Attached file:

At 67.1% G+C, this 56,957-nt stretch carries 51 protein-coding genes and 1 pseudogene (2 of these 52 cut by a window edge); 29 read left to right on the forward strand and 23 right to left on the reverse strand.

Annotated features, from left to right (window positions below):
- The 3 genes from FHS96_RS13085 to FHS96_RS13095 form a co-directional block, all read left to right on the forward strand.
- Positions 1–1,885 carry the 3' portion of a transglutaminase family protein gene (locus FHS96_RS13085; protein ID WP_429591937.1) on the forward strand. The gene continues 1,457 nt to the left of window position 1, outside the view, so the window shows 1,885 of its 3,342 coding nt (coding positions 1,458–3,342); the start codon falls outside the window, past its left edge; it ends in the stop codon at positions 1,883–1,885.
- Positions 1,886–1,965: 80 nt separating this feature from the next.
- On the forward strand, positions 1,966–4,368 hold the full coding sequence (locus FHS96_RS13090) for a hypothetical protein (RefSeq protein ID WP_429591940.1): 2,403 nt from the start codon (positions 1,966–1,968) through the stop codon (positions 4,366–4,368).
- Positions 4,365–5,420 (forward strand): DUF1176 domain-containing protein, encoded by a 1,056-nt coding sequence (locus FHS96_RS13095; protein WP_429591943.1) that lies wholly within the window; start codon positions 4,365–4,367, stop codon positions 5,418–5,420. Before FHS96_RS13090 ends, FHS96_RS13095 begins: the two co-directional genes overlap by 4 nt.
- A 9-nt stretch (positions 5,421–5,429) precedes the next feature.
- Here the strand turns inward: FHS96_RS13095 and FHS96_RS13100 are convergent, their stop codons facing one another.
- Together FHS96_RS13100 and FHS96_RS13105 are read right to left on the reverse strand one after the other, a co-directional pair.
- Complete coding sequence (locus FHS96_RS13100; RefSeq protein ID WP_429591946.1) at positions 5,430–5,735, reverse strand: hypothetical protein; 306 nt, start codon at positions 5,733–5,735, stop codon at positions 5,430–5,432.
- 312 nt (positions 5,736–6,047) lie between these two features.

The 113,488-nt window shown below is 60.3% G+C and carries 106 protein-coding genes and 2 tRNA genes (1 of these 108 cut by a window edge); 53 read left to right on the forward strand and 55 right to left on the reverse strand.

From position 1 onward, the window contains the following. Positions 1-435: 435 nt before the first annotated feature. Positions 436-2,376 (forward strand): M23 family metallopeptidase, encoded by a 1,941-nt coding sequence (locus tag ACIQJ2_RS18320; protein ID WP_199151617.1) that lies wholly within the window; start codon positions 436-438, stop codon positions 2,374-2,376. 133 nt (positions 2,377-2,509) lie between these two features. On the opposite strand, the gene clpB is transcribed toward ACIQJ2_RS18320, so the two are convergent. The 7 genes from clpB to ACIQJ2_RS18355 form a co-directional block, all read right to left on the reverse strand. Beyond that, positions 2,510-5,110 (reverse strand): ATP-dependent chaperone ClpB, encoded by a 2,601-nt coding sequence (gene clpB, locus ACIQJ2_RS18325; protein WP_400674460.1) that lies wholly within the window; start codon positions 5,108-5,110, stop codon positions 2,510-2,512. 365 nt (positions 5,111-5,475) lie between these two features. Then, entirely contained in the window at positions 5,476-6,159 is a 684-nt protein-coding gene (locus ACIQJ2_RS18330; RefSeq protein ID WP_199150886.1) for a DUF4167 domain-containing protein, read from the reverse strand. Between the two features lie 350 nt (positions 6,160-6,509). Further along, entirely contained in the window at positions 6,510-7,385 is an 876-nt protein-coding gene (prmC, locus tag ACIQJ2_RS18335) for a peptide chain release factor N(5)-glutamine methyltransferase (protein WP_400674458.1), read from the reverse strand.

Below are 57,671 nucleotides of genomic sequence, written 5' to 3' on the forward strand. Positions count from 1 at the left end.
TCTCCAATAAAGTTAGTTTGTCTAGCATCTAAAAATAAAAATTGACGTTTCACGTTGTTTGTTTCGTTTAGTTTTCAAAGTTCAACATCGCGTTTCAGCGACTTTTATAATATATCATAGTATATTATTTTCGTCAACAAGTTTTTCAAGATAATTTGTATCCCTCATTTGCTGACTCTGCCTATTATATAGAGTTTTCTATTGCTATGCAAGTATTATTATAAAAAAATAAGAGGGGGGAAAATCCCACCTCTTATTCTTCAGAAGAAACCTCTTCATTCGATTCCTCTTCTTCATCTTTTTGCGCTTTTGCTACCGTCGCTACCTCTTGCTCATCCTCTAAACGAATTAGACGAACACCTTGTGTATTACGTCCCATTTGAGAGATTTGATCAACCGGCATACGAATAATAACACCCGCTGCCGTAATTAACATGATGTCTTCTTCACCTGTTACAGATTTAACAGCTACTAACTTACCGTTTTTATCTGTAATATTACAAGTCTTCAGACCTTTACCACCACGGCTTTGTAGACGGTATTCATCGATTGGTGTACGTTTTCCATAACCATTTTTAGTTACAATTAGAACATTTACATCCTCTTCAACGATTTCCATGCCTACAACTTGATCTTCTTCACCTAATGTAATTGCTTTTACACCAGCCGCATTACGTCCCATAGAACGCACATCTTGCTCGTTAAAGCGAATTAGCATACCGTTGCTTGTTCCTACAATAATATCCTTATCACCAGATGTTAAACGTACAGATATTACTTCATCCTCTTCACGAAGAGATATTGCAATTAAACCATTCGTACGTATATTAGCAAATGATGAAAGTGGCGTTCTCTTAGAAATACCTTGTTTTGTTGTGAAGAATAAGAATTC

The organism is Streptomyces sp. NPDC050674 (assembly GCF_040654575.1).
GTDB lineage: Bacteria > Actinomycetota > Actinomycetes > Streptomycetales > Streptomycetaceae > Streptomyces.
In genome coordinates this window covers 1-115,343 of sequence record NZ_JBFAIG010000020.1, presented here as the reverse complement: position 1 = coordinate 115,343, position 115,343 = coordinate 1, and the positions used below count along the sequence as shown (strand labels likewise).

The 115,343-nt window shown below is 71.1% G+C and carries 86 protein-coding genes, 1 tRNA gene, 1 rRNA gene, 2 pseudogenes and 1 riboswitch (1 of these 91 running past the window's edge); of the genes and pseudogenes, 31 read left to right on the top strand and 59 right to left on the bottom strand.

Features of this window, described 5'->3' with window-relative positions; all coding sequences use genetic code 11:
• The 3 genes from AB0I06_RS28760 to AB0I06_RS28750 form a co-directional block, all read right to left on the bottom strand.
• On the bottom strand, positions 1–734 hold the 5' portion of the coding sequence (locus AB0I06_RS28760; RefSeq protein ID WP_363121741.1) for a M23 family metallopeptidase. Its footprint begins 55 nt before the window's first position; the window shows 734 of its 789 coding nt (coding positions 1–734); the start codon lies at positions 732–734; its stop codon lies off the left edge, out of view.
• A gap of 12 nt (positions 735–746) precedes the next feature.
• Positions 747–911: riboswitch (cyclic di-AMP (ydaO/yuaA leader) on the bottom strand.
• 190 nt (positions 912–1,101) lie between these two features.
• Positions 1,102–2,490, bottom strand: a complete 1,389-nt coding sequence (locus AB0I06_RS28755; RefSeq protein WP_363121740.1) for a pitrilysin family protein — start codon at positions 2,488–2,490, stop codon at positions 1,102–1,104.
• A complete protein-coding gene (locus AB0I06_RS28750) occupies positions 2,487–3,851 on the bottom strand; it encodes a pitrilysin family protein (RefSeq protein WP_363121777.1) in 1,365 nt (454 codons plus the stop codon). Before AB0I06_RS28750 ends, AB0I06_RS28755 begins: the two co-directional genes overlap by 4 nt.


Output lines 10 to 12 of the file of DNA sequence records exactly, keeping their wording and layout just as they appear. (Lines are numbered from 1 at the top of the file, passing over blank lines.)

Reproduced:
- Together FHS96_RS13100 and FHS96_RS13105 are read right to left on the reverse strand one after the other, a co-directional pair.
- Complete coding sequence (locus FHS96_RS13100; RefSeq protein ID WP_429591946.1) at positions 5,430–5,735, reverse strand: hypothetical protein; 306 nt, start codon at positions 5,733–5,735, stop codon at positions 5,430–5,432.
- 312 nt (positions 5,736–6,047) lie between these two features.